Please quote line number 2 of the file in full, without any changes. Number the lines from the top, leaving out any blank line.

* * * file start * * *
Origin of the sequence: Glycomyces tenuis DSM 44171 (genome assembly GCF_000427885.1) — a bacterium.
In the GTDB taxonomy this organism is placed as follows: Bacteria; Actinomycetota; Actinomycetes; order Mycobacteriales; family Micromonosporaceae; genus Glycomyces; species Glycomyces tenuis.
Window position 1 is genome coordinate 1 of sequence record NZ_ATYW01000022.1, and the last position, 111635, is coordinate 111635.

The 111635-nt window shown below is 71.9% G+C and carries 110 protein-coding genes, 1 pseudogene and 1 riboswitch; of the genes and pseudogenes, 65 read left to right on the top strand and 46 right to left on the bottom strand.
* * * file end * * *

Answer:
In the GTDB taxonomy this organism is placed as follows: Bacteria; Actinomycetota; Actinomycetes; order Mycobacteriales; family Micromonosporaceae; genus Glycomyces; species Glycomyces tenuis.